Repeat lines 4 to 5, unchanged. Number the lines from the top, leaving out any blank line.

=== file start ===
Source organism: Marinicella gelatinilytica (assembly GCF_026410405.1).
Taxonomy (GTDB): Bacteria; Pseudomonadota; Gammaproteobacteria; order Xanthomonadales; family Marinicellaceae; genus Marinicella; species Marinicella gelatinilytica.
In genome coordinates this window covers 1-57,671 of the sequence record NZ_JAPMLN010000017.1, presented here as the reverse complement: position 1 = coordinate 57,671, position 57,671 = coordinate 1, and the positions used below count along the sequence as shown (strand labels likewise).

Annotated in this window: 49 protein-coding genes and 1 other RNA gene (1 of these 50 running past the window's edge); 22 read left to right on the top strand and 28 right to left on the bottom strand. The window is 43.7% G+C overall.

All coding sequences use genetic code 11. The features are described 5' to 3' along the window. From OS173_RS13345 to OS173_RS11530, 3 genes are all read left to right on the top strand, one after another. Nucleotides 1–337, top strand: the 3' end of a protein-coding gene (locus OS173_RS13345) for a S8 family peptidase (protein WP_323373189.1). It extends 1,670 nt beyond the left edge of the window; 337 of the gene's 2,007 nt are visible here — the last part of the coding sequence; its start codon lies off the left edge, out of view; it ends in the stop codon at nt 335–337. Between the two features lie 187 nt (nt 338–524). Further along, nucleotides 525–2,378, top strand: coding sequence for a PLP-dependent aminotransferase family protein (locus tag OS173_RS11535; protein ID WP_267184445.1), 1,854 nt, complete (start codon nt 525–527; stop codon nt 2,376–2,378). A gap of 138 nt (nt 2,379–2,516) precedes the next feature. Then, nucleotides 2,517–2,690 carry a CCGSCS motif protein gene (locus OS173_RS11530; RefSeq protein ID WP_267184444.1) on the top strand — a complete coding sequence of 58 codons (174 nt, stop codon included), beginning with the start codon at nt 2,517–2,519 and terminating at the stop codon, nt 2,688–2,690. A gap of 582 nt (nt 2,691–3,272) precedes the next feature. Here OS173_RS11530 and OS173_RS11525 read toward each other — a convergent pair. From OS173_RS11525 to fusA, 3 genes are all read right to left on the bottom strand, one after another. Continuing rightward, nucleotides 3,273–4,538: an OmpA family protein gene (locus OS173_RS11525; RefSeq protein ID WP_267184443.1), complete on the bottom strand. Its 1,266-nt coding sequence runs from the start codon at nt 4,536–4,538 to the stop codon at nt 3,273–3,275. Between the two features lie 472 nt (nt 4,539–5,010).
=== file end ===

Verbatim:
Annotated in this window: 49 protein-coding genes and 1 other RNA gene (1 of these 50 running past the window's edge); 22 read left to right on the top strand and 28 right to left on the bottom strand. The window is 43.7% G+C overall.

All coding sequences use genetic code 11. The features are described 5' to 3' along the window. From OS173_RS13345 to OS173_RS11530, 3 genes are all read left to right on the top strand, one after another. Nucleotides 1–337, top strand: the 3' end of a protein-coding gene (locus OS173_RS13345) for a S8 family peptidase (protein WP_323373189.1). It extends 1,670 nt beyond the left edge of the window; 337 of the gene's 2,007 nt are visible here — the last part of the coding sequence; its start codon lies off the left edge, out of view; it ends in the stop codon at nt 335–337. Between the two features lie 187 nt (nt 338–524). Further along, nucleotides 525–2,378, top strand: coding sequence for a PLP-dependent aminotransferase family protein (locus tag OS173_RS11535; protein ID WP_267184445.1), 1,854 nt, complete (start codon nt 525–527; stop codon nt 2,376–2,378). A gap of 138 nt (nt 2,379–2,516) precedes the next feature. Then, nucleotides 2,517–2,690 carry a CCGSCS motif protein gene (locus OS173_RS11530; RefSeq protein ID WP_267184444.1) on the top strand — a complete coding sequence of 58 codons (174 nt, stop codon included), beginning with the start codon at nt 2,517–2,519 and terminating at the stop codon, nt 2,688–2,690. A gap of 582 nt (nt 2,691–3,272) precedes the next feature. Here OS173_RS11530 and OS173_RS11525 read toward each other — a convergent pair. From OS173_RS11525 to fusA, 3 genes are all read right to left on the bottom strand, one after another. Continuing rightward, nucleotides 3,273–4,538: an OmpA family protein gene (locus OS173_RS11525; RefSeq protein ID WP_267184443.1), complete on the bottom strand. Its 1,266-nt coding sequence runs from the start codon at nt 4,536–4,538 to the stop codon at nt 3,273–3,275. Between the two features lie 472 nt (nt 4,539–5,010).